Appellants contend, and rightly so, that Sections 3 and 16 of the Public Health Ordinance in question exceeds any lawful authority vested in the District Board of Health of Burke, Caldwell and McDowell Counties, and are void.
The statute, Gr.S. 130-66, as rewritten in Chapter 1030 of 1945 Session Laws of North Carolina and designated Gr.S. 130-66, subsections 1,'2, 3, 4 and 5, provides that the State Board of Health of North Carolina is authorized to, and, under the rules and regulations established by it, may form, when certain conditions exist, district health departments or units including more than one county; and, in subsection 4 of the statute as rewritten it is provided that “The District Board of Health shall have the immediate care and responsibility of the health interests of its district *171. . . It shall make such rules and regulations, pay all lawful fees and salaries, and enforce such penalties as in its judgment shall he necessary to protect and advance the public health.”
Thus the District Board of Health is a creature of the Legislature, and has only such powers and authority as are given to it by the Legislature. Utilities Comm. v. Greyhound Corp., 224 N.C. 293, 29 S.E. 2d 909. While it is given power and authority to make rules and regulations, and to enforce penalties, it is not given the power and authority to make laws. Thus in declaring it to be unlawful for any person to sell milk in the district without having first obtained a permit as required by Section 3 of the ordinance, and in prescribing criminal punishment for a violation of the requirement, the Distrct Board of Health exceeded its authority. Indeed, as was aptly said by Agneiv, Jfor the Court in Locke’s Appeal, 72 Pa. St. 491, “The legislature cannot delegate its power to make a law; but it can make a law to delegate a power to determine some facts or state of facts upon which the law makes, or intends to make, its own action depend . . .” This principle is in keeping with the Constitution of North Carolina, Art. II, Section 1, and with decisions in many cases in this State. Express Co. v. R. R., 111 N.C. 463, 16 S.E. 393; S. v. R. R., 141 N.C. 846, 54 S.E. 294; Provision Co. v. Daves, 190 N.C. 7, 128 S.E. 593; Efird v. Commrs. of Forsyth, 219 N.C. 96, 12 S.E. 2d 889; Pue v. Hood, Commr. of Banks, 222 N.C. 310, 22 S.E. 2d 896. See also Field v. Clark, 143 U.S. 647, 36 L. Ed. 294.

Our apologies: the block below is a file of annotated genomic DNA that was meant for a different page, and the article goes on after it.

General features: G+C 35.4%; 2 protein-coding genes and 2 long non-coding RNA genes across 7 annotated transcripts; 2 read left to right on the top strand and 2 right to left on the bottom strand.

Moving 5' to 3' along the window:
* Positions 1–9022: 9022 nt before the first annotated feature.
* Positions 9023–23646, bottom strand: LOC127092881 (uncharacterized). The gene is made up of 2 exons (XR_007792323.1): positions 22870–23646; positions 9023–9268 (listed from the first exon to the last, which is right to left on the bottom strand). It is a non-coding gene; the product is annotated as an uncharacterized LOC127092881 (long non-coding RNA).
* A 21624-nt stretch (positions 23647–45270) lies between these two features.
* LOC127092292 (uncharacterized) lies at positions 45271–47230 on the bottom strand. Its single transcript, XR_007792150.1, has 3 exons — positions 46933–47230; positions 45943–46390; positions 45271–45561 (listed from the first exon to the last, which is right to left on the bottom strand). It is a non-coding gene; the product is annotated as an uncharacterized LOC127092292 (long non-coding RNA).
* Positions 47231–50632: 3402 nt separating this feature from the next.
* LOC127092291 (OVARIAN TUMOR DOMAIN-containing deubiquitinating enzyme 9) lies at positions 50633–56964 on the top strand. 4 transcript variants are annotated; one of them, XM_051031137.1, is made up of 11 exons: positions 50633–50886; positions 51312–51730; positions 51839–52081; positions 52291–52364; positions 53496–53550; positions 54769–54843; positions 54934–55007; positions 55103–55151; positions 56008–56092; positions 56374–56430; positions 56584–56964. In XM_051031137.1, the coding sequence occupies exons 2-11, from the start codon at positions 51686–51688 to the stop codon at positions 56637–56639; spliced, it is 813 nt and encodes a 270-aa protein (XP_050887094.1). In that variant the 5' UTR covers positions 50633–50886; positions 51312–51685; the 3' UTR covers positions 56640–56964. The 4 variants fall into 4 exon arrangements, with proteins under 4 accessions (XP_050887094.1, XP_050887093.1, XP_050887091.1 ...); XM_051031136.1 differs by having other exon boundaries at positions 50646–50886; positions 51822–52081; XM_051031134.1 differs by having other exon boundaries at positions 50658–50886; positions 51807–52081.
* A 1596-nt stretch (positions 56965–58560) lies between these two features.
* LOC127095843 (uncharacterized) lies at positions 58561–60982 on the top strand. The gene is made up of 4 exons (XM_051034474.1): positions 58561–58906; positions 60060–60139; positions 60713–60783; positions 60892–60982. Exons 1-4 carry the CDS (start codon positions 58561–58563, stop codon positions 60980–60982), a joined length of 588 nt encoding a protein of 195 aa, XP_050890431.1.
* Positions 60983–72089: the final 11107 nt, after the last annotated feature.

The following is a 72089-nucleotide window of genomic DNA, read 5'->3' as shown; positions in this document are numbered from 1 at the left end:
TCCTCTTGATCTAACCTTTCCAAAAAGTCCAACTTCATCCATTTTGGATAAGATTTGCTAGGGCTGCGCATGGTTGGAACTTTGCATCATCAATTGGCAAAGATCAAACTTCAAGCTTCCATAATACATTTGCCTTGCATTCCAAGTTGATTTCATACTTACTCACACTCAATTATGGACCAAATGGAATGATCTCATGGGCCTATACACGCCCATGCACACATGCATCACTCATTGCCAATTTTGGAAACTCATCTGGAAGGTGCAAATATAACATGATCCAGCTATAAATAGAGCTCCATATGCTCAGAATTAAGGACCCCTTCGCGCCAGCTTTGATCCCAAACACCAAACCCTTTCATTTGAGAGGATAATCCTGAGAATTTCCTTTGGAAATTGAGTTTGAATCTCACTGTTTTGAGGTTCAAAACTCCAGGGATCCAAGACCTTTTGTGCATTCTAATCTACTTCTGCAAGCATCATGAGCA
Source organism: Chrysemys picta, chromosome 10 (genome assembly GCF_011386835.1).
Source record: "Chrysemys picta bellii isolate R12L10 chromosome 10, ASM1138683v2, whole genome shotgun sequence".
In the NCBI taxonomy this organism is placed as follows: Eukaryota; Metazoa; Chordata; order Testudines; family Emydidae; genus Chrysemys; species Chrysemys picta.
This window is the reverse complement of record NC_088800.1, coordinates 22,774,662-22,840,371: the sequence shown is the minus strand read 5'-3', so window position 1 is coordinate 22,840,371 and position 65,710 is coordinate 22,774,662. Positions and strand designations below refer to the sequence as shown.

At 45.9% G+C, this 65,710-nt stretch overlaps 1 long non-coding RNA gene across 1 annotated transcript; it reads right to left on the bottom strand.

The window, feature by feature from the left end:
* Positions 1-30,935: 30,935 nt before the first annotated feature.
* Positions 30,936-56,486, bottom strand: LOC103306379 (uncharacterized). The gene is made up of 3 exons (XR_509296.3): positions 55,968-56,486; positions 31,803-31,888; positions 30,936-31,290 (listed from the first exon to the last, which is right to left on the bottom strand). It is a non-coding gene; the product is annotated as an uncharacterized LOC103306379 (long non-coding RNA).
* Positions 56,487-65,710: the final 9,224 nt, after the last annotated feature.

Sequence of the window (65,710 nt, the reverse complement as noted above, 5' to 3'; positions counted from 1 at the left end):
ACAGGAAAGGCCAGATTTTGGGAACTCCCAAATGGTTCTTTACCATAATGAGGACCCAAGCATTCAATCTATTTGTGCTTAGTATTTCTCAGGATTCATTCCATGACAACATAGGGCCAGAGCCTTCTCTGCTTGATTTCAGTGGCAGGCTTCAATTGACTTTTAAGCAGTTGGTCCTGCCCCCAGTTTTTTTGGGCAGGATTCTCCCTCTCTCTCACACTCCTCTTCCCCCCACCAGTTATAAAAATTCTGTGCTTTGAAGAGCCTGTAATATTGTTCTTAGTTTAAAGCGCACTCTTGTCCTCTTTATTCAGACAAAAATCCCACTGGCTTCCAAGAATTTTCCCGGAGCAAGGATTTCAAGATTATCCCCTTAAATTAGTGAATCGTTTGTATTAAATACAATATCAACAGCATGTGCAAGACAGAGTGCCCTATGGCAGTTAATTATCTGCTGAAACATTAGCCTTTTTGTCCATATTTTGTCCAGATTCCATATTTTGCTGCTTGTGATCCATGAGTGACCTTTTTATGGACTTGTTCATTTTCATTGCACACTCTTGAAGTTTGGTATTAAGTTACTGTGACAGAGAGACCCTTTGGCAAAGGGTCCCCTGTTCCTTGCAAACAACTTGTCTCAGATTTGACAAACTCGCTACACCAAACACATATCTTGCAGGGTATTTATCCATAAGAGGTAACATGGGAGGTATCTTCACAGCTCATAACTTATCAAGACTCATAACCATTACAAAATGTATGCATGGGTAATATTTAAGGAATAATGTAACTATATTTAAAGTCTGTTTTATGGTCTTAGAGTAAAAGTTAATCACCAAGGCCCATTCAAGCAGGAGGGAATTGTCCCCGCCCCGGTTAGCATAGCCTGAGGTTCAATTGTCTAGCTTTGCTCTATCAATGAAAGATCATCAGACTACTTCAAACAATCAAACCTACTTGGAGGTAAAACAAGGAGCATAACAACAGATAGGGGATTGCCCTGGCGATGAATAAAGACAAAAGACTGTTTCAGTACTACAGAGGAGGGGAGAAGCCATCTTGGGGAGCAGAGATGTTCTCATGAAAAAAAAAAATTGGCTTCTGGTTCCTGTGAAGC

Therefore, if the statute, G.S. 130-66, as rewritten as above stated, he deemed sufficiently broad in language as to show a grant of power and authority to the District Board of Health to enact Sections 3 and 16 of the said Public Health Ordinance, it would run counter to the principle that the Legislature cannot delegate its power to make a law.
And it may be noted, in passing, that the General Assembly of North Carolina, now in session, has passed an act, S.B. 110, effective on ratification 28 February, 1949, amendatory of subsection 4 of G.S. 130-66, by adding at the end thereof the following: “If any person shall violate the rules and regulations made and established by a district health department, he shall he guilty of a misdemeanor and fined not exceeding fifty dollars ($50.00) or imprisoned not exceeding 30 days.” However, the act does not purport to be retroactive, and is not applicable to, and requires no consideration in, case in hand.
The defendants are entitled to an acquittal, and, hence, the judgment below is